Tag Archives: Katherine Casey

Coaching Institute with Katherine Casey

In my work with the Center for Educational Leadership at the University of Washington, I am privileged to coordinate the Promise of Coaching Institute, which is presented by nationally-acclaimed coach Katherine Casey, author of Literacy Coaching: The Essentials (Heinemann, 2006).

Portland: January 29-30, 2009

This two-day interactive session is designed to deepen literacy coaches’ understanding about what coaches need to know and be able to do and how to set up coaching work for success. The Institute is open to practitioners from all grade levels.

While not all authors of literacy books are great speakers, Katherine is exceptional!  She is a practitioner at heart, and incorporates videos of her own coaching throughout her sessions.  This is an event you won’t want to miss!

REGISTER NOW: SPACES ARE LIMITED!

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Special Guest Blogger: Katherine Casey

I am thrilled to have my esteemed colleague, Katherine Casey, as my first guest blogger! Katherine is a nationally-acclaimed literacy coach and author of Literacy Coaching: The Essentials, and will lead the Promise of Coaching Institute in Seattle (January 8-9, 2009) and Portland (January 29-30, 2009).

For her first guest blog, I have asked Katherine to share a little bit about what she’s been reading:

What professional texts are you currently reading?  Your thoughts on them?

My stack of professional texts keeps growing as I try to keep up with the fantastic new titles being published.  Right now I’m reading texts to shore up some of my areas of weakness – early childhood and high school.

Katie Wood Ray and Matt Glover’s Already Ready: Nurturing Writings in Preschool and Kindergarten brought tears to my eyes within a few pages.  What I found moving is the deep respect Ray and Glover have for very young children as readers, writers, and learners.  This book is a must read for all educators who come in contact with young children.

I’m a big fan of Emily Kissner’s Summarizing, Paraphrasing, and Retelling:  Skills for Better Reading, Writing, and Test Taking and just received her newly published The Forest AND the Trees:  Helping Readers Identify Important Details in Texts and Tests I’m only a third of the way through the text and it looks like a post-it pad and highlighter exploded on the pages.  There are many practical, elegant lessons to try.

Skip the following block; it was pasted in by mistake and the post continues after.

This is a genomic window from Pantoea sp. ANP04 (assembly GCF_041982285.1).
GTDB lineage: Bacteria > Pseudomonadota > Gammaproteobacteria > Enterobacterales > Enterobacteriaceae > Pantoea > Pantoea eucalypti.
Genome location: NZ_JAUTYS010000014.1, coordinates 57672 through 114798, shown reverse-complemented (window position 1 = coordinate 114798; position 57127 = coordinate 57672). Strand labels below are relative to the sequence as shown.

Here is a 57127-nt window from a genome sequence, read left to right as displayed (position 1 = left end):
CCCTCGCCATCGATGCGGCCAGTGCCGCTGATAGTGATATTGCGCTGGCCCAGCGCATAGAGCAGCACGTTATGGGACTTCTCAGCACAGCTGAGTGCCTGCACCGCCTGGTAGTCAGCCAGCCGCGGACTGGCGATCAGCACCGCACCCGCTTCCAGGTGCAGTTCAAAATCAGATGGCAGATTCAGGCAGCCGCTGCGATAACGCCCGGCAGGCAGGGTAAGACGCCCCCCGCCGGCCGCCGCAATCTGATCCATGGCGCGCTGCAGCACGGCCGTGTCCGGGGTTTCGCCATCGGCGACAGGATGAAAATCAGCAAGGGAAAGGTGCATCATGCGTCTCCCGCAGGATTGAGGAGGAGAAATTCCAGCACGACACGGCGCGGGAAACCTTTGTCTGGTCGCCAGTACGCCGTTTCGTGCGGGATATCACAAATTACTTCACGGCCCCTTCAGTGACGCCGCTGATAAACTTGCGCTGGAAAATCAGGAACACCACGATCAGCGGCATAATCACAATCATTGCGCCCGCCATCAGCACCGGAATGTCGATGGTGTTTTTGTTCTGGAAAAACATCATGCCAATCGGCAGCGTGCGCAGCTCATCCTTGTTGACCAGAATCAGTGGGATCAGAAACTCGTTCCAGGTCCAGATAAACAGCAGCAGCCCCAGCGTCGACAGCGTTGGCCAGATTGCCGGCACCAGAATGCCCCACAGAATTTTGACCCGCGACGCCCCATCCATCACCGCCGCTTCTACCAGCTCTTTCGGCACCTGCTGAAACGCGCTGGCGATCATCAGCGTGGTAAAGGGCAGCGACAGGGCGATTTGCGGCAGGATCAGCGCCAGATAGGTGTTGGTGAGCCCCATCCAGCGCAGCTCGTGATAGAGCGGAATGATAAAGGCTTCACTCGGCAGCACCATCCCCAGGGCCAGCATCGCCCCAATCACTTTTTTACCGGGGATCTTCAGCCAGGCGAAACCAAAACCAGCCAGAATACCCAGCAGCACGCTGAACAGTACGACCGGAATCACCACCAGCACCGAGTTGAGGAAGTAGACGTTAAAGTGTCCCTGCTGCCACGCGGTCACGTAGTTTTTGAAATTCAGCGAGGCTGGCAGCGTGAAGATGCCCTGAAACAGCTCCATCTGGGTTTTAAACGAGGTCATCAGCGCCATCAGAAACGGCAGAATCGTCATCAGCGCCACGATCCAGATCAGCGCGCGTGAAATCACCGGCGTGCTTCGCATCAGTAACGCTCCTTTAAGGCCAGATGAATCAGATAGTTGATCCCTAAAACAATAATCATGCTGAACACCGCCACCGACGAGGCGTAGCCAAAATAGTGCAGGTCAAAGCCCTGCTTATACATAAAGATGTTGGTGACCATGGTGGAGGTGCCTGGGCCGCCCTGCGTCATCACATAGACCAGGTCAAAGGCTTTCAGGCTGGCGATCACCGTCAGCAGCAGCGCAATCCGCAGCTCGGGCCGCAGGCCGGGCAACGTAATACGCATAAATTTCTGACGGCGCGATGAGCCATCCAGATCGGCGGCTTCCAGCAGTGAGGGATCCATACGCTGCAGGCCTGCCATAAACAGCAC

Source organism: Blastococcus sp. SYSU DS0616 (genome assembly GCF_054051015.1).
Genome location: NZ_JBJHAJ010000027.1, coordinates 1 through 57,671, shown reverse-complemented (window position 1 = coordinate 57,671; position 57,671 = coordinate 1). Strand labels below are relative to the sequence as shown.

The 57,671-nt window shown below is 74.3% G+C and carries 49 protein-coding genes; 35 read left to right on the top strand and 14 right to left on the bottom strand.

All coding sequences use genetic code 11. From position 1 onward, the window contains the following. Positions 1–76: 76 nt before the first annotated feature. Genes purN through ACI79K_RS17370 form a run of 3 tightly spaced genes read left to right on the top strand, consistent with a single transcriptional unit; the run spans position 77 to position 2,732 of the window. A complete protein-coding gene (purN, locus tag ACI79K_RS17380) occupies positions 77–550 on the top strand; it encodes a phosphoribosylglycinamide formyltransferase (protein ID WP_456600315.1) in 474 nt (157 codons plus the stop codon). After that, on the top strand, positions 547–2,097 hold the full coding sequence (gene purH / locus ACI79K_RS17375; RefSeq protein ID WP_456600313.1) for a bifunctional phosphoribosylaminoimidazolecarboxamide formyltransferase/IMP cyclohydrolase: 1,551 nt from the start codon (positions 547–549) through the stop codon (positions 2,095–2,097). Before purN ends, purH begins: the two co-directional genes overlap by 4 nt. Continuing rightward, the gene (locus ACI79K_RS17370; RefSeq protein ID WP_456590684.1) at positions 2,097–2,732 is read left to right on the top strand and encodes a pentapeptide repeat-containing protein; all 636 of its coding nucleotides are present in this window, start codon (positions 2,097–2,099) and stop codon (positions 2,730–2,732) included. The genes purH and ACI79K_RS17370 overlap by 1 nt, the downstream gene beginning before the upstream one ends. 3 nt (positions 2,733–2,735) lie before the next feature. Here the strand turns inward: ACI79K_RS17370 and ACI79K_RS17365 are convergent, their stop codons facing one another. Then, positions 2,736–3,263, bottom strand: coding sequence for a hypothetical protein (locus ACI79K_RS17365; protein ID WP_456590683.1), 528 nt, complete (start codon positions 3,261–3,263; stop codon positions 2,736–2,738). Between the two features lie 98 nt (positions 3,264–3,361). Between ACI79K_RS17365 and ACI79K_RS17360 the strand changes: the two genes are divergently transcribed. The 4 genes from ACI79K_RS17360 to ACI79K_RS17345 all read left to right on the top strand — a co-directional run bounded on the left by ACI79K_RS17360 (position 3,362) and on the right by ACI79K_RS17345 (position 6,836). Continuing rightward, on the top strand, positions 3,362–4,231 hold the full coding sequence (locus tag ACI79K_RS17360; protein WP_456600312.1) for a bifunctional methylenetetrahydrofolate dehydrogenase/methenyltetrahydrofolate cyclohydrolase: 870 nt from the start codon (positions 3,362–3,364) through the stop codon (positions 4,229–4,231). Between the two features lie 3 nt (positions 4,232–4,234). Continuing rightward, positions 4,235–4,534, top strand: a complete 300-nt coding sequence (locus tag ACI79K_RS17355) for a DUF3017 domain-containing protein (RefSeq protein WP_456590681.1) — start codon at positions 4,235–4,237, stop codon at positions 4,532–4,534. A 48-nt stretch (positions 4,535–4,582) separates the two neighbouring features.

Do you ever find yourself mourning the education you wish you could have had?  I attended an “excellent” public high school in a town with “outstanding” test scores, lots of AP classes, and college bound students.  I was expected to read and write a great deal, yet was not actually taught how to read critically and write effectively.  Harvey Daniels, Steven Zemelman, and Nancy Steineke’s Content-Area Writing: Every Teachers Guide made it painfully obvious how lacking my high school education was.  Their lesson ideas are fantastic!  I taught a few while coaching at a high school this summer and not only did my students learn to write more strategically, I learned as well and actually looked forward to working with the high school students each day so that we could learn together.

A number of the school districts with which I work are using Fountas and Pinnell’s The Continuum of Literacy Learning, Grades K-8: Behaviors and Understandings to Notice, Teach, and Support.  What a rich, valuable resource!

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